In our last LGBTQ History Month blog, we reviewed the history of LGBTQ family building, and what’s led us to where we are now. Here’s more on where we’re at in 2019:
LGBTQ family-building is more widely accepted in 2019, which is awesome. Part of this is because of research -- for example, we now have a 30-year study on queer parenting that started in 1986 and
was just recently published, finally, in the New England Journal of Medicine. This study confirms that kiddos raised by queer parents and those from a more “traditional” family are equally mentally healthy.
So, are children of LGBTQ parents different from those with non-LGBTQ parents? The short answer in regards to mental well-being is, no.
Are gay millennials having kids?
Because of studies like these, queer millennials are now picturing themselves as parents. The 2019 LGBTQ Family Building Survey from Family Equality shows that 63% of LGBTQ adults between 18-35 are planning on growing their families -- either becoming parents for the first time, or expanding their family. This generation is starting to think about parenthood with the Marriage Equality Act paving the way for them.
So 2019 looks pretty good, but we still have more work to do. Gay Parents To Be is proud to be a part of this work, because we’re committed to fighting for queer families to have equal parenting rights and accessibility.
What are the barriers to LGBTQ family building now?
A huge factor in family building for LGBTQ parents is cost. Although infertility treatments are now commonplace in the wider family building world, this doesn’t regularly apply to the LGBTQ community.
Often future queer parents do not meet the standard definition of infertility, so their family building is not covered by insurance. Sometimes they receive full or partial reimbursement, but this is rare. While it’s important to celebrate the rights we now have, we have to work towards equality on all fronts in parenting -- you shouldn’t have to persuade your insurance company, or your employer that you deserve to have kids. But this is where we are today, and that’s why we’ve compiled a list of 4 LGBTQ Family-Building Questions to send to HR.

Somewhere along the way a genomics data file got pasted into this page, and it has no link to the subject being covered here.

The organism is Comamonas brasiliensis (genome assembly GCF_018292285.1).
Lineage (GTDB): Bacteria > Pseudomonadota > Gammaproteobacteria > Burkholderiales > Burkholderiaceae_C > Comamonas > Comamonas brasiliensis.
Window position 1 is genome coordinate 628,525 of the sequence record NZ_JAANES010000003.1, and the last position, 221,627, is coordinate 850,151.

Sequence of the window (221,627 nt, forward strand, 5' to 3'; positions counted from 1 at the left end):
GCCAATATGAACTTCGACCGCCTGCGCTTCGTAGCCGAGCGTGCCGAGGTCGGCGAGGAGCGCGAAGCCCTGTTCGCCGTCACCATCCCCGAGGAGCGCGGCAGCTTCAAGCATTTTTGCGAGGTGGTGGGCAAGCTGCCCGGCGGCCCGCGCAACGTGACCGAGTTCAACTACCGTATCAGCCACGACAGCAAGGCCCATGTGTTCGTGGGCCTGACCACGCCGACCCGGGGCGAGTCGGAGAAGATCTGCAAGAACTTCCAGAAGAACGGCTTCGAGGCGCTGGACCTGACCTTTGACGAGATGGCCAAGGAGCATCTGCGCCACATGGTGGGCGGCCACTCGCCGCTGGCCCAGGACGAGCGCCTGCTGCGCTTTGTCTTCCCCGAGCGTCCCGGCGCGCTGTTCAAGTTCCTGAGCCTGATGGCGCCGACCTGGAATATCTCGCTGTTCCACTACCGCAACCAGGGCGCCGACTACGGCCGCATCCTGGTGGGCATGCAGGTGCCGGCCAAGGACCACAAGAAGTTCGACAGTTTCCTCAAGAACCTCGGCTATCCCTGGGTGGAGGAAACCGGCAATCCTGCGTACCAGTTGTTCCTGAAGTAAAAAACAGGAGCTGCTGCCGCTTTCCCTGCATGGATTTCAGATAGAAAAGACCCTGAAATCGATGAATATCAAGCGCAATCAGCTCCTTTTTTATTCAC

Another challenge persists in the queer family-building arena: The question of legal parentage. When using reproductive technology to build a family, queer parents worry about not being biologically related to their kiddos, and losing their rights and being separated from their kids. Their worries aren’t unfounded, even in 2019, but we now have a number of ways to safeguard against this issue – a reproductive attorney can guide parents through pre-birth orders and second-parent adoptions.
Gay Parents To Be will continue our work of fighting for queer parents’ rights. We all know now that queer parents are equally good parents, and should receive equal insurance support for their family building. But years of prejudice and bigotry can outweigh even the most thorough of studies. Educating and fighting ignorance is how change is made, and how kids get loving homes.
As an informational resource and starting point for LGBTQ parenting, Gay Parents To Be has helped more than 1,000 LGBTQ members build their families. Sign up for our monthly newsletter to learn more and hear from both experts, and parents who've been through the process.
Molly Horton Booth (she/they) is a queer writer and editor. Her work can be found here on Gay Parents to Be, Wayfair.com, McSweeneys.net, etc. She's also an author of YA fiction, and her work has been featured on the American Library Association's Rainbow List. Her books include: SAVING HAMLET (2016), NOTHING HAPPENED (2018), and TWELFTH GRADE NIGHT (coming Fall 2022) all published by Disney Hyperion. Molly lives on a beach outside of Boston, MA, where she spends her free time with friends and family, obsessively crafting, and doting on her pets. Find her on Instagram @mollyhortonbooth or at mollyhortonbooth.com.